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You might care about your online privacy... but would you pay for it?

Would you pay for any the services you can currently use for free if it meant you had more privacy?

Kevin Koidl

IF YOU ASK anyone how much they care about their online data, and its privacy, they are likely to say they care a lot. But if you ask them whether they would open their wallets to pay for the many services they currently use for free, some would likely answer yes, and many no.

In my experience, asking those on the yes side how much they would be prepared to pay tends to draw the answer that a flat fee such as a fiver or a tenner would be OK, (remembering that most apps cost less than this).

But is it that easy? Online services are expensive to maintain and to adapt as the quality of the services constantly increases in tandem with evolving technology. The perceived concern about losing control of our online data is actually far smaller than the desire to control our purse strings.

How much is your data worth?

To understand the value of your data a bit more you can perform a simple but very powerful calculation; you can take the market cap of each online service that you enjoy using free of charge, and then check via a simple search query what the average number of active registered users of that service is. By dividing those two numbers you will have a fair approximation of what the perceived (by market approximation) value of your data is for that specific service. Some companies also make money with other services not directly linked to your data, but the calculation should be sufficiently accurate to give you a fair idea.

All you need to do now is do this across all services you use on a regular basis (email, social media, video, music, browsing etc) and then sum the pieces. This is what you would have to pay, on average per year, for all the services you currently use for free. My number was close to four digits, just to give you a ballpark idea.

So this brings us to the most important question in this debate: would you rather pay this sum or continue using online services free of charge by consenting to your data being used by third-party companies for use in advertisement, marketing and promotion campaigns? Despite society shouting out loud about its privacy concerns, I suspect the vast majority of us fall into the latter pool.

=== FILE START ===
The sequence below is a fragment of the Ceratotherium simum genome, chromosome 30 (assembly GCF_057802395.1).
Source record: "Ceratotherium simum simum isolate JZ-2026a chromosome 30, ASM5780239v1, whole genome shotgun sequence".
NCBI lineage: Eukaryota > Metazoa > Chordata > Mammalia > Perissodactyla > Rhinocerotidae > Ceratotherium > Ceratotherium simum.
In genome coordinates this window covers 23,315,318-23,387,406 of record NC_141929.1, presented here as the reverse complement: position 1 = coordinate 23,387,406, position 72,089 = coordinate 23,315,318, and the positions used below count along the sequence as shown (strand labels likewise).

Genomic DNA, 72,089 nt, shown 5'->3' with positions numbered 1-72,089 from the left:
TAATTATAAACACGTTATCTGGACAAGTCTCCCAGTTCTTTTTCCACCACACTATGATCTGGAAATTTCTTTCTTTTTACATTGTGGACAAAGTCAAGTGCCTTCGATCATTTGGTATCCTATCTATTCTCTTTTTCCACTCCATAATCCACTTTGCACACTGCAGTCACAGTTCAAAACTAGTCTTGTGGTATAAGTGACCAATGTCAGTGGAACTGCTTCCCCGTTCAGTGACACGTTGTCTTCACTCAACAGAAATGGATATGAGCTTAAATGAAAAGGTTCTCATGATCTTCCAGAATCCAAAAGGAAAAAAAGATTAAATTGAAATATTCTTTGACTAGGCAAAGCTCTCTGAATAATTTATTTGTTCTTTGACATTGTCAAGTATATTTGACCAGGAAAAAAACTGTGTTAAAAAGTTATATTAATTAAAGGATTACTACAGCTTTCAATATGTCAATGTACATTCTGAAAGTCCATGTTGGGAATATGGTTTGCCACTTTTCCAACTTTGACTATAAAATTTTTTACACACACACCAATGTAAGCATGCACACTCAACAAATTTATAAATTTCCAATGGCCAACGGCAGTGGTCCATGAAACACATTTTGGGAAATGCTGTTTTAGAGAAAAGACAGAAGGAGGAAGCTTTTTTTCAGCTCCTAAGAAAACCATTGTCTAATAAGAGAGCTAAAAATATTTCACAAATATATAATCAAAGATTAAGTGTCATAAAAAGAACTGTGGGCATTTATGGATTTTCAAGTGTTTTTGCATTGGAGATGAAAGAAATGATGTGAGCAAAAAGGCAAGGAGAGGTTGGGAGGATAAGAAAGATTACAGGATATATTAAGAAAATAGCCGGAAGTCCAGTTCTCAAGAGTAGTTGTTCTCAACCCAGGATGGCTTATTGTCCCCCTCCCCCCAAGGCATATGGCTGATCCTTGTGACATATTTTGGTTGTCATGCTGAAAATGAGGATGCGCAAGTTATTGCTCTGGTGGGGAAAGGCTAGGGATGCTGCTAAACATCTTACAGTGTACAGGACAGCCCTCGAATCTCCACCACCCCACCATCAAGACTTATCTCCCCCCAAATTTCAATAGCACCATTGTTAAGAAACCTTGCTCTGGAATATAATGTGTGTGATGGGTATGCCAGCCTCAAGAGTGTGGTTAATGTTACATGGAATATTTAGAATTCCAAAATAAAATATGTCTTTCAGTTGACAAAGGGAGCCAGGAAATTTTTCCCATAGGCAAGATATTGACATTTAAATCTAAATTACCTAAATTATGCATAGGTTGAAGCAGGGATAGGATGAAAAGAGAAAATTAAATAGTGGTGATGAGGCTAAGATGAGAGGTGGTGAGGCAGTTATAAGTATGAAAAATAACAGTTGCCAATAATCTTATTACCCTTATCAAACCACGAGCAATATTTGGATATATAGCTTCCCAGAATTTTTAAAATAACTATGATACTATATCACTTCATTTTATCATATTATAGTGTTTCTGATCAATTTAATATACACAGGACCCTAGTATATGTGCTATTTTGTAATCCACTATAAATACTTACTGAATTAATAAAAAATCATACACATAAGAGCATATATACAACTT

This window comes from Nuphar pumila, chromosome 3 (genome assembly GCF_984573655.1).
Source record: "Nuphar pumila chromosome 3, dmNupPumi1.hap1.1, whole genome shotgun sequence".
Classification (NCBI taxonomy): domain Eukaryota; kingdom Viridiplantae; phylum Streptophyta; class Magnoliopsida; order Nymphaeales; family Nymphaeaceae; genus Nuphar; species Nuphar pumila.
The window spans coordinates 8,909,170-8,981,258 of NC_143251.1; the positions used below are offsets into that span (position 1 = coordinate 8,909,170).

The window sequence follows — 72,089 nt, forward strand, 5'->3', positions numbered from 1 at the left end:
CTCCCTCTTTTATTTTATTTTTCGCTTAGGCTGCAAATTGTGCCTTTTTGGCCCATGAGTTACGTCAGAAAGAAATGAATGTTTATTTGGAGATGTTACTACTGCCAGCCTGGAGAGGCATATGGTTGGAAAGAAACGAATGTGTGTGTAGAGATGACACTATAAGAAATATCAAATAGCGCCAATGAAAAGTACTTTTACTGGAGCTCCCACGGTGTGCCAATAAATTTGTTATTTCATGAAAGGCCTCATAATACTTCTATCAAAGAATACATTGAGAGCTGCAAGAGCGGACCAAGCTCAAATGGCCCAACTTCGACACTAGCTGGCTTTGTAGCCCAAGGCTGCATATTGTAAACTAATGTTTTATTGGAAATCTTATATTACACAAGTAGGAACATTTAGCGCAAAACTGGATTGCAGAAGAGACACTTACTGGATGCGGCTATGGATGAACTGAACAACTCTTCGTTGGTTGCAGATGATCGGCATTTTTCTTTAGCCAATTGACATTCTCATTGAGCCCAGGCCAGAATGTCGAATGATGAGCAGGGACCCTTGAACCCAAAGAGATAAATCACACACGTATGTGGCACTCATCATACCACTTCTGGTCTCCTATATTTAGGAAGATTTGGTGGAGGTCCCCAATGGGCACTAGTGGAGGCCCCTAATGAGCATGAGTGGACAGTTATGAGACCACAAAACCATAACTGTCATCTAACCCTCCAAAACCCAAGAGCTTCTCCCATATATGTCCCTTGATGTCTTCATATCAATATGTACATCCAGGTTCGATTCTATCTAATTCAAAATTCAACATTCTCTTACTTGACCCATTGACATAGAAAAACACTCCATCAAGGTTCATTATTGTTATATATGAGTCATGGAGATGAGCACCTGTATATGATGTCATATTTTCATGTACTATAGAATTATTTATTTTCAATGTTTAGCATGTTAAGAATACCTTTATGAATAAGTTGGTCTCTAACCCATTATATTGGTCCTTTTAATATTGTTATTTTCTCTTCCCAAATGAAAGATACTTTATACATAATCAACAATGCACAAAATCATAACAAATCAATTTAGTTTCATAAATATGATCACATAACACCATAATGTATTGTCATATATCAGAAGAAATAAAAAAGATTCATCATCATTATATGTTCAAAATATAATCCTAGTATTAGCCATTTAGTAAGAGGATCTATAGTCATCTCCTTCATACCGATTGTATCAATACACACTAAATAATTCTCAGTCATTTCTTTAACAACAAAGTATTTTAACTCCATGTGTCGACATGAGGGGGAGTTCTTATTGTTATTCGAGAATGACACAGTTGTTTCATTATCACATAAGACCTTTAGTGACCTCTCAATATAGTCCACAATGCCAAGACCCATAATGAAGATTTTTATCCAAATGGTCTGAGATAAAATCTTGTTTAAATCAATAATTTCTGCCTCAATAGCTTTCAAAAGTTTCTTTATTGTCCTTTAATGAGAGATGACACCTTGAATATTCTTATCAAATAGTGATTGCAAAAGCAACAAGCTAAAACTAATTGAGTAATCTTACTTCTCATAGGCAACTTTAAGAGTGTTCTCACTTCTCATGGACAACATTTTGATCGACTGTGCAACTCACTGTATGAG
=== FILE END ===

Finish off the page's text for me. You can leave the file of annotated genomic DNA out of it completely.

Someone has to pay and at the moment it’s our data that foots the bill

For me, like many other things in life, this is what this debate comes down to at the end of the day: money. We should certainly not be blasé about the use of personal online data; indeed, there are several simple – and in some case, complex – issues that need to be addressed, both on the legal side and on the services side. However, we often forget that we are talking about great services that we take for granted, and for which we pay very little (or no) money. Someone has to pay, and at the moment it is our data that foots the bill.

For me this is fine, but that’s easy for me to say as I work in that research field and run a college spin-out in the web personalisation space. However, if you don’t like what is happening with your data, and if you think you are not alone, you might consider offering an alternative service that charges its users and keeps their personal data behind lock and key.

If you are thinking about doing this please let me know, as I think it would be a very interesting experiment. I might even help you build it. While I suspect that maintaining free services will win the battle, I would not mind to be proven wrong.

Dr Kevin Koidl is a Research Fellow in the School of Computer Science and Statistics at Trinity College Dublin and the ADAPT Research Centre.

The User Modelling, Adaptation and Personalization (UMAP) conference, currently being held at Trinity College Dublin, is the premier international conference for researchers and practitioners working on systems that adapt to their users.

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Kevin Koidl

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